How to connect Windows XP and Windows Vista computers using Ethernet cable?

Troubleshooting tips - part 1

Windows Vista comes with Windows Network Diagnostics tool which is accessible from Network and Sharing Center and Network Connections. However, if you don't have a clue on what has caused a network problem, this tool won't help much. Because of that, we list some problems that often occur during/after the direct (Ethernet) cable connection and the ICS (Internet Connection Sharing) setup.

Windows Vista: Windows Network Diagnostics - Identifying the problem...

Picture: Windows Network Diagnostics identifying network problem...

In our demo, the first computer running Windows Vista  becomes the ICS host and the second computer running Windows XP becomes the ICS client. You can have it configured the other way around.

Both computers have been connected to each other - as indicated by their connected Ethernet cards' IP addresses (of 169.254.x.y address range) - but can't see each other (i.e. its name doesn't appear on Windows Explorer) or one computer can see the other but can't access it. If you choose the Network Diagnostics tool to fix this problem, Windows Vista on the host will ping the client computer but it will get no response. Try the following tips to fix such problem.
  • Check your Ethernet cable connectors to make sure they are plugged firmly into the Ethernet ports on both computers. If the RJ-45 connectors aren't plugged correctly to the RJ-45 jacks on the computers or loosened, the direct connection will not work and your computers lose the network connection.

  • In Windows Vista's Network and Sharing Center, check whether network discovery is turned on. Also check the corresponding network location. If it is Public, change it to Private which is equal with Home or Work setting that allows network discovery, file and printer sharing, and ICS.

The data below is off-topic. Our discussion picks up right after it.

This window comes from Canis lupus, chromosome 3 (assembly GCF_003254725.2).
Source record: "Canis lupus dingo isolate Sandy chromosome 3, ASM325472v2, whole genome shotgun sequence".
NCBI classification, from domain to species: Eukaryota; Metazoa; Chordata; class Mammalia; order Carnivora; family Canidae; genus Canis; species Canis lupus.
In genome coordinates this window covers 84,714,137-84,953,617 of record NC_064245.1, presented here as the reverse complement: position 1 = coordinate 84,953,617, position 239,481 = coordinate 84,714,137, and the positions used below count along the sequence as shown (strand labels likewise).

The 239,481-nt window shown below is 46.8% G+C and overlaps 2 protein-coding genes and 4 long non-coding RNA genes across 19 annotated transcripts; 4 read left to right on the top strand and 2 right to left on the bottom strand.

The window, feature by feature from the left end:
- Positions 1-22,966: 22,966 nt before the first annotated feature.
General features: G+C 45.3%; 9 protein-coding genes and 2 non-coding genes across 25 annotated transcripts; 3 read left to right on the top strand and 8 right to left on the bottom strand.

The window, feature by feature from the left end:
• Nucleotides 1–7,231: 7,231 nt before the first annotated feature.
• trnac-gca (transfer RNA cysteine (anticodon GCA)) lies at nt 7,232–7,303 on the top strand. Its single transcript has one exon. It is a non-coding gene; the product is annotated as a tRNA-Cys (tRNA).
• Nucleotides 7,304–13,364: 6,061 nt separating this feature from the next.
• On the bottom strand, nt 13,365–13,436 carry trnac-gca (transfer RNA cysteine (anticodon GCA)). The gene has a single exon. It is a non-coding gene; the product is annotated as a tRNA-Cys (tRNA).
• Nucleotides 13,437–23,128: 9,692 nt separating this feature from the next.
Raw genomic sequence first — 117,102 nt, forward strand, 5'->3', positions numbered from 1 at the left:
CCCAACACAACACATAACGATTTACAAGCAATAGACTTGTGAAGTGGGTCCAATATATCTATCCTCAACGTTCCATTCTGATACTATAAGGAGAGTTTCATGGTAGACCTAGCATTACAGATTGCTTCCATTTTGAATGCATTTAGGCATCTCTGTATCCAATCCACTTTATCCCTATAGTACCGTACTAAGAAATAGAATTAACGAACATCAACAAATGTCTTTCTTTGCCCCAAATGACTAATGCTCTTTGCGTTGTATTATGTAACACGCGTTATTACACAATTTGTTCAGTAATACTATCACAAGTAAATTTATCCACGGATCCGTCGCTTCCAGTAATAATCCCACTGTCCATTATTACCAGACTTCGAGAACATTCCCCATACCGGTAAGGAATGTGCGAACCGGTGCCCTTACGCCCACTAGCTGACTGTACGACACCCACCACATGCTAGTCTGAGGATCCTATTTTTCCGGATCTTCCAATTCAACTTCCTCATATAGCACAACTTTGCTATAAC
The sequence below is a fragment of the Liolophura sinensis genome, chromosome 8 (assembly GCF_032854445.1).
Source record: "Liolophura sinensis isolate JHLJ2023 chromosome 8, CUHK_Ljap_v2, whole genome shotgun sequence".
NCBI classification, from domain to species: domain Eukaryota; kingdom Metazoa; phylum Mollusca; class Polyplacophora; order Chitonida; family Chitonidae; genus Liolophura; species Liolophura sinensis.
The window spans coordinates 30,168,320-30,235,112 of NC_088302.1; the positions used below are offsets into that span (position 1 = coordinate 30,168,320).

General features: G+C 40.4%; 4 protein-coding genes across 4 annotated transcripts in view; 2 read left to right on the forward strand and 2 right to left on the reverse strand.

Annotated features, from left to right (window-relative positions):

• Open your firewall software on both computers. Check whether it allows file and printer sharing within a subnet. In Windows Firewall, file and printer sharing within a local network is enabled by default but may have been changed by other network connection setups. For other firewall software, consult the help content on how to enable file and printer sharing.

  • View the connected LAN (Ethernet) adapters' IP addresses (in the host and the client). Before ICS is activated, both should have the same format, i.e. 169.254.x.y (APIPA IP address). If one of your adapter has IP address of different format, you have to fix it. Make sure the adapter's TCP/IP properties set to Obtain IP address automatically and Obtain DNS server address automatically (this is the default setting but may have been changed to a static IP address). In the Network Connections folder, right click the connection name and select Diagnose (in Windows Vista) or Repair (in Windows XP). On the computer running Windows XP, there is also a possibility that its network card is still acquiring IP address as indicated by its IP address. If this is the case, just wait for it to change to an APIPA IP address within a few seconds. The temporary IP address of is not found on Windows Vista since it goes directly to APIPA IP address of 169.254.x.y.

  • Ping the other computer manually from the Command Prompt using this command: ping LAPTOP or ping IP (replace LAPTOP and IP with your computer name or IP address). Sometimes ping is successful for waking up a slow starting connected network computer.

  • If the above tips don't work, unplug the Ethernet cable for a few seconds and plug again.

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